While I was busy being “Lady in Distress” with a toddler-dragon wielding a play-kitchen frying pan, Ancestry.com announced that it would discontinue development and support of it’s stand-alone genealogy database software, FamilyTree Maker. By the time I was rescued by Sir David and retreated to my turret to check the news, over 5,200 petitions and protests had been logged in to the comment area of the Ancestry.com blog post. Clearly, the realm was in flames.
“The Sky is Falling, The Sky is Falling” — Chicken Little
The rhetoric on these posts range from fury to meek acceptance, from despair to damning. The only reaction that seems to be missing is regret for not having a backup for the database software.
You Do Have a Backup, Right?
We’ve all heard the drill about Backup 3-2-1. Three copies, two media, one offsite. So we backup our genealogy research notes and database files to the Cloud, to external hard drives, and DVDs. But how many of us have an alternate, or backup, for our genealogy software?
If we lose MS Word or another word processor, we could use Scrivener, Notepad, or a pen and pencil. Sometimes I use a calculator and ledger pad instead of Excel.
Proprietary software is not forever. I purchase a license to use the program. I am not a shareholder invested in the viability of the company. All I get for my $40 is permission to use the tool.
Software is a Tool, Not a Crutch
In my first genealogy course, taught by long-time professional Karen Clifford, I learned that genealogy database software should be regarded as a tool, not a crutch. Karen required each student to keep all research in the Notes section of the genealogy database program (I used Legacy FamilyTree at the time). She didn’t care if we put anything at all in the Facts or Events fields. EVERYTHING had to go into the Notes section. Why?
- Because genealogy software wasn’t “forever” (witness PAF)
- Because we might want to use our data in another program and the Notes had the best chance of transferring through the GEDCOM export/import
- Because it was faster and more efficient to use the Notes field for everything
I admit, I followed the rules for the course, but then slipped back to my Fact and Event entering ways. And when I moved to a Mac and wanted to try out new Mac genealogy software, I had trouble moving all my data through the fussy GEDCOM file. Funny thing, all those Notes made in Karen’s class came through just fine.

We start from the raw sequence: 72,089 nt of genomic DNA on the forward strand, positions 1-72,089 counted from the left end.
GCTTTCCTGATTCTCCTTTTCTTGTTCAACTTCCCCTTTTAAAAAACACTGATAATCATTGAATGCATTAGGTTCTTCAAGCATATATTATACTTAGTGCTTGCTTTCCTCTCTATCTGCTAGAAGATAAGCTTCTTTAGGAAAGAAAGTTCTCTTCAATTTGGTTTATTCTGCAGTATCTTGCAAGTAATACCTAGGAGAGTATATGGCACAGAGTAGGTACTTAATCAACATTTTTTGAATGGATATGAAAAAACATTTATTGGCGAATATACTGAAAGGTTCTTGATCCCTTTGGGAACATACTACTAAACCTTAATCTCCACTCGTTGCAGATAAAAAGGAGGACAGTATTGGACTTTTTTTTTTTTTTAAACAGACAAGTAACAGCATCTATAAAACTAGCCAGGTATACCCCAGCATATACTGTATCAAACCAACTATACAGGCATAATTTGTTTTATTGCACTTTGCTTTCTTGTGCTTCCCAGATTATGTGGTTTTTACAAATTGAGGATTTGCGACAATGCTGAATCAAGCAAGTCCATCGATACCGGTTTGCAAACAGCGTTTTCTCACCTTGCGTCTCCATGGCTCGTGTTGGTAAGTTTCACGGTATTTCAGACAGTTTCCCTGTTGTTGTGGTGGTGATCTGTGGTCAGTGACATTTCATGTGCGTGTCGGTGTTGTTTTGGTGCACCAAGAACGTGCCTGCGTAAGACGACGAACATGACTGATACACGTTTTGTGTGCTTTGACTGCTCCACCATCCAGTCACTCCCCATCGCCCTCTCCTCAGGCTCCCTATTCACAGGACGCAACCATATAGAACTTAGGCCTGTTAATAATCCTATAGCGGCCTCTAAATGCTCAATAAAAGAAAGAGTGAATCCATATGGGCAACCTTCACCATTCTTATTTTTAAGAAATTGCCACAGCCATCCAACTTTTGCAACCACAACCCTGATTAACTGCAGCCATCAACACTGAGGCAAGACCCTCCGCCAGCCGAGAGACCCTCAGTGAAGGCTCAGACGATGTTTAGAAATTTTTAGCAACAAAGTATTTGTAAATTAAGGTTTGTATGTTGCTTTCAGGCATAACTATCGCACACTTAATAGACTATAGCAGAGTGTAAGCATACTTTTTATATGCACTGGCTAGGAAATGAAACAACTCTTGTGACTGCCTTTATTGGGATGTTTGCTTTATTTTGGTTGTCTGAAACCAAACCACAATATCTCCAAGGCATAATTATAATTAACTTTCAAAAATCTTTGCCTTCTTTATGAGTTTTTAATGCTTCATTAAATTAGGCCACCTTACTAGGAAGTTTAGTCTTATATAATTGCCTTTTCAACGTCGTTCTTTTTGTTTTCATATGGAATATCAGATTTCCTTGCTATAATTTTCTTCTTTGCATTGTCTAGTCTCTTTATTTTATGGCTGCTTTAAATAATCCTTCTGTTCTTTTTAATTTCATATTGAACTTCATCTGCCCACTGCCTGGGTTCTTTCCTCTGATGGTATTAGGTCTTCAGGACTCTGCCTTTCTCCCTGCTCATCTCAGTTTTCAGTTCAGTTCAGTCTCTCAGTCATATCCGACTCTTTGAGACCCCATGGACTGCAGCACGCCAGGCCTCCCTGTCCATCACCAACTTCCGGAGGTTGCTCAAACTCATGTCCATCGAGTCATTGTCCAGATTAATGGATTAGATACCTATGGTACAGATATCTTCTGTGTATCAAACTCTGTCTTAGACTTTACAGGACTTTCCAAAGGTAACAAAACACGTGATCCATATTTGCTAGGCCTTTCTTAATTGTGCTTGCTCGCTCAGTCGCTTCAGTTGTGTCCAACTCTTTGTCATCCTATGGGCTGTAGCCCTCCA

So when I did try Reunion for Mac, I had narrative notes, complete with citations, and I could fill in any Facts and Events I wanted to without too much trouble. As a bonus, I could export from Reunion back out to Legacy or RootsMagic to take advantage of their great features like charting and mapping. I could also export to FTM, and sync information so easily downloaded from Ancestry.com.
Not everyone wants to bother with moving their data around between programs, but I am so grateful that Karen insisted her students learn to create a GEDCOM and get comfortable with using them. And I am so glad I still have my data in the Notes sections.
Today I use Reunion for Mac as my Master Database. My research is transcribed, extracted and analyzed directly in the Notes section forming a running, chronological report as I work. It’s easy to pick up again after a break. I don’t lose information. I often enter key events and dates as events to take advantage of Timeline features, especially those available in other programs.
I resisted the Note-centric research method with vigor, but relented when I saw the benefits beginning to tilt the scale:
- Notes gave me a place to record analysis, comments, notes for further study.
- Notes gave me a place to record stories.
- Notes could easily grow into ancestor sketches
I liked the ease and convenience offered by FamilyTree Maker in locating information at Ancestry.com and downloading it to my own desktop database. It was still a lot of work to sort the wheat from the chaff and to keep track of “Private” vs “Public” data and trees, but TreeSync was a useful feature.
This Might be “A Good Thing”
All genealogists stand to benefit from Ancestry’s move to support an online-only tree experience. The funds and resources expended on maintaining and developing FTM can be used to focus on one platform, not two. We may see new innovations and improved features. Desktop software companies like RootsMagic and Legacy will grow their user-base, and this helps to enrich their programs. Win-Win.
FamilyTree Maker users will be able to use the software throughout 2016, and these transition months would be a good time to think about a backup plan for your genealogy database. Experienced leaders like Russ Worthington and DearMyrt will certainly offer helpful support and suggestions for viable alternatives. Legacy and RootsMagic are already extending ideas for migrating. If you’re a Mac user, this might be a good time to check out Reunion for Mac and MacFamily Tree.
Try more than one program. Learn to create and use a GEDCOM. Promise yourself that you will become database-diverse so you can continue to do what you enjoy. And get a backup plan in place.
As Sir David says, “It’s okay. You’ll be okay.”
Photo: US AirForce